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Hip-Hop Pioneers Commissioned to Mentor Local Youth in New Artistic Production

CHICAGO, Dec. 12, 2018 – The Joyce Foundation announced today that TRUE Skool is one of six winners of the 2019 Joyce Awards, which honor collaborations between artists of color and arts and cultural organizations throughout the Great Lakes region.  Milwaukee’s center for creative arts and hip-hop culture, TRUE Skool, will give local youth an opportunity to collaborate with three pioneering female hip-hop artists to create new breakdancing, MC and graffiti-style art works.  New York City breakdancing icon, Ana “Rokafella” Garcia, notable Washington, D.C. muralist, Cita Sadeli (CHELOVE), and Colorado-based MC, Aja Black, will mentor young artists and aspiring arts administrators as they develop new artworks to be showcased at a city-wide block party and in various public exhibitions in the summer of 2019. “TRUE Skool’s mission goes well beyond our youth programs, we understand that in order to make a long term impact in the lives of our youth and community we have to connect them to opportunities in Milwaukee creating a pipeline of professional prospects for the future,” said Shalina S. Ali, co-executive director of TRUE Skool. “With this grant award we will be able to expand the imagination of our young people well beyond our city by connecting them with three amazing women artists who embody lifelong tenacity, cultural celebration and Hip Hop all over the world.” To date, the Joyce Awards have granted $3.5 million to commission 65 new works connecting artists with cultural organizations throughout the Great Lakes region. The $50,000 award is used to support artists in the creation and production of a new work and provides the commissioning organization the resources needed to engage potential audiences, new partners and their larger communities. “This trail-blazing commission of a multi-racial, multi-cultural trio of female hip-hop artists, working with Milwaukee’s youth as community engagement coordinators, speaks to the social justice foundations of the music itself and tightly connects to the foundation’s focus on racial equity, economic mobility and next generation stewardship,” said Tracie Hall, director of The Joyce Foundation’s Culture Program. “TRUE Skool has a track record of effective youth and artist engagement. We are excited to see where they take this contemporary expression of dance and visual and musical storytelling.” The other 2019 Joyce Awards winners include the Cleveland Public Theatre with playwright, Lisa Langford; the Lao Assistance Center in Minneapolis with poet Bryan Thao Worra; Cleveland’s Playhouse Square Foundation with playwrights Kaneza Schaal and Christopher Myers; The Smart Museum of Art at the University of Chicago and visual artist, Emmanuel Pratt; and the University of Illinois Chicago with Mexican visual artist, Adela Goldbard. To view a video on the Joyce Awards, please click here. For more information on the Joyce Awards and the Joyce Foundation, please visit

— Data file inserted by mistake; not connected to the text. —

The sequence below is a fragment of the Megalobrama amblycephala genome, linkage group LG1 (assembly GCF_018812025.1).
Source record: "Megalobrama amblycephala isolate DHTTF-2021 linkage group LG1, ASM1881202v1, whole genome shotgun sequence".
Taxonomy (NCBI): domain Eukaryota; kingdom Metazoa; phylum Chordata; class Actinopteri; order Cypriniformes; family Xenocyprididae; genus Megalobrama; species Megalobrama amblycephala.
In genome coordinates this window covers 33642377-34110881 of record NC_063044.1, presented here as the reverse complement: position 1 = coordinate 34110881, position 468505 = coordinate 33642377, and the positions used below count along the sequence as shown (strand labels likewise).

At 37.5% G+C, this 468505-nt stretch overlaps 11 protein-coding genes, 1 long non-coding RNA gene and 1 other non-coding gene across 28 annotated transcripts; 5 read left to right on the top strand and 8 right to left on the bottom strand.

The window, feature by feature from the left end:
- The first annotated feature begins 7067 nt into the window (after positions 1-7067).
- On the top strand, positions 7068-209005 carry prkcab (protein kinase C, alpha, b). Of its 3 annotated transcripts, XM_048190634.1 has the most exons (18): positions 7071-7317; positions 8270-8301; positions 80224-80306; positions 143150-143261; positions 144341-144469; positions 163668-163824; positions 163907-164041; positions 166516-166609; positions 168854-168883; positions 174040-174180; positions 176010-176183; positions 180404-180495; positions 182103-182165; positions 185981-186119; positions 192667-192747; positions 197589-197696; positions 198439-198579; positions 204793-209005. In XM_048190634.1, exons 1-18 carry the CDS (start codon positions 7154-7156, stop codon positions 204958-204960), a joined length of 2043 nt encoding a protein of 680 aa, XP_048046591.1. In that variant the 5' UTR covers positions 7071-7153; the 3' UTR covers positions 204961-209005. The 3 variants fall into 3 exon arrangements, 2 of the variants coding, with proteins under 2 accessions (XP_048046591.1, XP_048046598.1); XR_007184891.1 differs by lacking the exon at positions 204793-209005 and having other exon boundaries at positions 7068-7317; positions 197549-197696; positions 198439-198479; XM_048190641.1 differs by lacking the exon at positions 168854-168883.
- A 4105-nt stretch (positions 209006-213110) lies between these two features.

About The Joyce Foundation

The Joyce Foundation is a nonpartisan, private foundation that invests in public policies and strategies to advance racial equity and economic mobility for the next generation in the Great Lakes region. We support policy research, development, and advocacy in five areas: Education & Economic MobilityEnvironmentGun Violence Prevention & Justice ReformDemocracy, and Culture. The Joyce Foundation has budgeted 2018 charitable distributions of $50 million on assets of approximately $1 billion. 

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